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05.04.2015 FTC Continues its Push to Regulate the Collection and Use of Location Information By: Kevin D. Pomfret

Recently, the Federal Trade Commission (FTC) announced that it had settled charges with Nomi Technologies, Inc. regarding its collection and use of information that could be used to track the movements of individuals through their mobile devices. Nomi offers an analytics service in connection with which Nomi deployed sensors at brick and mortar retailers to collect the media access control (MAC) address of shoppers’ mobile devices. A MAC address is a 12-digit identifier that is unique to a particular device. Nomi took steps to obfuscate the MAC address itself, but in the process created a unique device identifier for that mobile device. Nomi used this information to collect traffic patterns of customers and passers-by and related information at the stores.

From at least November 2012 until October 22, 2013, Nomi’s privacy policy stated that the company will “[a]lways allow consumers to opt out of Nomi’s service on its website as well as any retailer using Nomi’s technology.” However, during that period consumers were unable to opt out of the collection of MAC addresses, nor were retailers with sensors required by Nomi to notify customers that their MAC addresses were being collected. The FTC charged that the misrepresentation in the privacy policy and the failure to notify customers that MAC addresses were being collected were “unfair or deceptive acts or practices,” and, therefore, violated Section 5 of the FTC Act.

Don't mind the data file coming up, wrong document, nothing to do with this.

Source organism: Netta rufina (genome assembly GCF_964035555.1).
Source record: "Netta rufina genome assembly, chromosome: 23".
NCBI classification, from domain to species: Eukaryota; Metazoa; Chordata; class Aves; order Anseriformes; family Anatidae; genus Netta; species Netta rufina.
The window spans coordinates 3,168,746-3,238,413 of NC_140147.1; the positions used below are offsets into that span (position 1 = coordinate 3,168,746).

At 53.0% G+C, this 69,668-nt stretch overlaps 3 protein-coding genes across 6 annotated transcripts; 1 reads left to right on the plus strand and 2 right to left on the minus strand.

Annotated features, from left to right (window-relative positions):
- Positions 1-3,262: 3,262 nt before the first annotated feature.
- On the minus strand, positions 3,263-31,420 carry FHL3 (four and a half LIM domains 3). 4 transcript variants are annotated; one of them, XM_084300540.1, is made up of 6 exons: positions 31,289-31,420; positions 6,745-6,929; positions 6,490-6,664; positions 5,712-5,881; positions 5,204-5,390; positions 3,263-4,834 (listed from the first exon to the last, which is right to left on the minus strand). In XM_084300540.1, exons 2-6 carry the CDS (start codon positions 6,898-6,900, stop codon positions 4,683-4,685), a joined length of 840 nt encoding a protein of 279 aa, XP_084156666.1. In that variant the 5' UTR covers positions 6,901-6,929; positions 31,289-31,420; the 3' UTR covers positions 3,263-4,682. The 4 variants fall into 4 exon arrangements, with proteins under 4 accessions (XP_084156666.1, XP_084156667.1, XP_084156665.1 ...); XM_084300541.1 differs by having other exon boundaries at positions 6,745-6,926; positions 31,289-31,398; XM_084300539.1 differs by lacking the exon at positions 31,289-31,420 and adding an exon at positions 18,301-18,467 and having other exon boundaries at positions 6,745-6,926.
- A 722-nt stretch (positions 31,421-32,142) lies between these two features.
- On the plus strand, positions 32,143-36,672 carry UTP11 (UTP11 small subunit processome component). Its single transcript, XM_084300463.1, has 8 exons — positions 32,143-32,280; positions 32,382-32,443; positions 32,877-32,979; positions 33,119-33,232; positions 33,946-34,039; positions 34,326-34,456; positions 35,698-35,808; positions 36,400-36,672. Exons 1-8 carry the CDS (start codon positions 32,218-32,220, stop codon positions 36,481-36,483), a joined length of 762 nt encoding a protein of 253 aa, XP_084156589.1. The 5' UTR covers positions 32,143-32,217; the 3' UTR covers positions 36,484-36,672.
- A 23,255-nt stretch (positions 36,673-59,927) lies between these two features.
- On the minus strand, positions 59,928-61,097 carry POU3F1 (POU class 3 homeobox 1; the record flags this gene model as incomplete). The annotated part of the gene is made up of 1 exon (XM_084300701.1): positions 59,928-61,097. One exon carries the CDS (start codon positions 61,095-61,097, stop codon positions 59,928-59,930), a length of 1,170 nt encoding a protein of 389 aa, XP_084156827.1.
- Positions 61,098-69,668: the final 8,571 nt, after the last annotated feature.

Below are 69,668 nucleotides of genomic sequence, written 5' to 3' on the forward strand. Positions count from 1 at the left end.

The FTC’s action against Nomi highlights its growing efforts to regulate the collection and use of information that can be associated with the location of consumers (“geolocation information”), even though there is very limited legislative or statutory authority in the U.S. protecting geolocation information. In fact, there is not a uniform definition, unlike other types of information that businesses must protect. Moreover, it is important to note that there is nothing in the complaint to suggest that Nomi or the retailers used the information to identify a particular individual or to aggregate MAC addresses with personally identifiable information. Instead, Nomi’s primary failure was simply to comply with its own privacy policy and to notify consumers that MAC addresses were being collected. 

It is also noteworthy that the FTC did not discuss the precision of the geolocation information (i.e. one foot, one yard, etc.) or the frequency with which the geolocation information was collected. Without further clarification from the FTC, a growing number of companies that are collecting and using sensor data could be considered, directly or indirectly, to be tracking the movements of individuals. Many of these companies probably do not even consider themselves in the “tracking” business. However, until the FTC provides further guidance, these companies should make sure that their privacy policies are up-to-date and that they are complying with all of the relevant terms. In addition, these companies should require any third party data suppliers to provide adequate notice of collection to consumers.    

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